NLPC Associate Fellow Mark Modica was interviewed by Tom Sullivan about GM’s future on Fox Business Network on August 11. Here’s a transcript:
Tom Sullivan: Joining me now is an Associate Fellow at the National Legal and Policy Center, Mark Modica. You follow this GM story carefully.
Mark Modica: I sure do.
Tom Sullivan: Do you agree with the other Mark about the fact that GM is looking pretty good right now?
Mark Modica: I agree with some of the comments. The European situation is a mess, so that is an overhang there. As far as the government getting out – no professional investor would say that you base your exit of owing a stock on what you paid for the stock. The government should have been out of GM. They had the opportunity over a year ago to sell their stake – the taxpayers stake. At that time, shares were trading over thirty. That is about a five billion dollar loss in value to the taxpayers holding since that time. They have no business being in the industry. They should have gotten out when they first had the opportunity.
Tom Sullivan: They should have, but you know there are a lot of investors out there that know exactly what we are talking about when we say they rode stocks down. You know you are going to wait for it. You do always keep in the back of your mind, well I paid this I am going to take a loss. And the political implications of…Why did you sell at this big loss on the stock? Because it has been a loss since day one for them.
Mark Modica: Well you hit the nail on the head when you said political. There is no other reason to hang onto this thing political at this point. You can’t sell it because you are going to be criticized for the loss. But we have heard this story about how GM was going to look great. The stock was overhyped as was the industry at the time of the IPO. The bottom line with this company is the problems are coming from that during the restructuring the government went towards bankruptcy experts instead of auto industry experts.
The underlying problems which was a bloated management and a bureaucracy along with higher labor costs, really having come down. The goal of the Administration was to protect UAW interests. That has been clear based on the payout to UAW claims compared to those that were non-unionized being GM bondholders. And we see it now with Adelphi situation where union pensions were protected while non-union were not. And it is coming out that the government has something to do with. So, this company was not restructured to the extent where they are going to be the most profitable, it was for political gain and to protect UAW interests. The industry is very competitive. I am sure any expert would agree with that. We didn’t have any consolidation. We didn’t have any players leaving the segment. It remains very competitive. The fact is GM’s pension obligations are still about twenty four billion. That was not mentioned. Those are underfunded pension obligations. Twenty four billion dollars. Their labor costs are still higher than the competition. If the competition can build a car for less money than GM can, they are going to be in trouble in the long term. And when we talk about building good vehicles, in July of the top ten selling vehicles in America, GM didn’t have one car in there. You can see Honda there, Toyota, Ford, sometimes more than once. But it gets back to this company being driven for political reasons…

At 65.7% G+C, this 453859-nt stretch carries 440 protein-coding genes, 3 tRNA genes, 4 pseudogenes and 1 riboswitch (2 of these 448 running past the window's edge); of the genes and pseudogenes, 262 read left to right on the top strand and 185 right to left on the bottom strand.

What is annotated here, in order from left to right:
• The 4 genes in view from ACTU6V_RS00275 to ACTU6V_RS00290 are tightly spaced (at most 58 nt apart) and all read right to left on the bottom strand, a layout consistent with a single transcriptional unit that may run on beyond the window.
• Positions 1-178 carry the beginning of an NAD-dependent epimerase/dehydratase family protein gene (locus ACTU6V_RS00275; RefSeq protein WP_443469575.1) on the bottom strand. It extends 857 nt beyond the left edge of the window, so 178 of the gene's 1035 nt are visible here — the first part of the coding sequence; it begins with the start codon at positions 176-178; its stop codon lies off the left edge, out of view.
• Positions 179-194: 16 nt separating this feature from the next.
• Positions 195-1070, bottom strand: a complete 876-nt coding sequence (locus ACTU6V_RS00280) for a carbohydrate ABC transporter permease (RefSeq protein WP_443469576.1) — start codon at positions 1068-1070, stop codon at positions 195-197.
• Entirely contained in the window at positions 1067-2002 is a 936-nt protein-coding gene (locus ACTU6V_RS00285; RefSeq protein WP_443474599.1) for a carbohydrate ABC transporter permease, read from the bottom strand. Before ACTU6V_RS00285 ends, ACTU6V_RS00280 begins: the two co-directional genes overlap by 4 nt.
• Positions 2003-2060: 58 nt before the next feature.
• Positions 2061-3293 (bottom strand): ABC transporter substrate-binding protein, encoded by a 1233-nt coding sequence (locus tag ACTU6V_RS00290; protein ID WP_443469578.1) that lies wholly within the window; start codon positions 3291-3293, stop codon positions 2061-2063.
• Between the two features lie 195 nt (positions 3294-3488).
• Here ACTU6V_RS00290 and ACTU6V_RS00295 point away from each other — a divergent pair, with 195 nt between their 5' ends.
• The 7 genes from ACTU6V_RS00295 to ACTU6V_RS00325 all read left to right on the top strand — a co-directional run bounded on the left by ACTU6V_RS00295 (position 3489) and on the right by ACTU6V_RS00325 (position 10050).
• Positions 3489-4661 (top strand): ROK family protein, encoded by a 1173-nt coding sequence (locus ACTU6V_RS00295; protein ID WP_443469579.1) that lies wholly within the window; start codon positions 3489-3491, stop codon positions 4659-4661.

Tom Sullivan: One other quick question, we have got. GMAC is no longer part of that, now Ally Financial.
Mark Modica: Right.
Tom Sullivan: But GM Financial is making a huge percentage of their car loans of sub-prime care loans. Are they going to get in trouble?
Mark Modica: Well this isn’t a huge problem but it is a warning sign. GM Financial was AmeriCredit which is a sub-prime lender. The majority – this is more of the problem that the majority of loans, the prime loans and leases are coming from Ally Financial, also government owned. Two companies in the industry – major companies that do not have their own cap to finance prime lending. General Motors and Chrysler they are relying on Ally Financial. This company could be in much worse shape if there is any credit tightening and Ally Financial and the government is not there to back them up with the loans. A situation that is probably more worrying than the sub-prime loans is they are relying on government owned Ally Financial to do their financing.
Tom Sullivan: Mark Modica, thank you for your expertise on autos. Thank you so much.
Mark Modica: Thank you.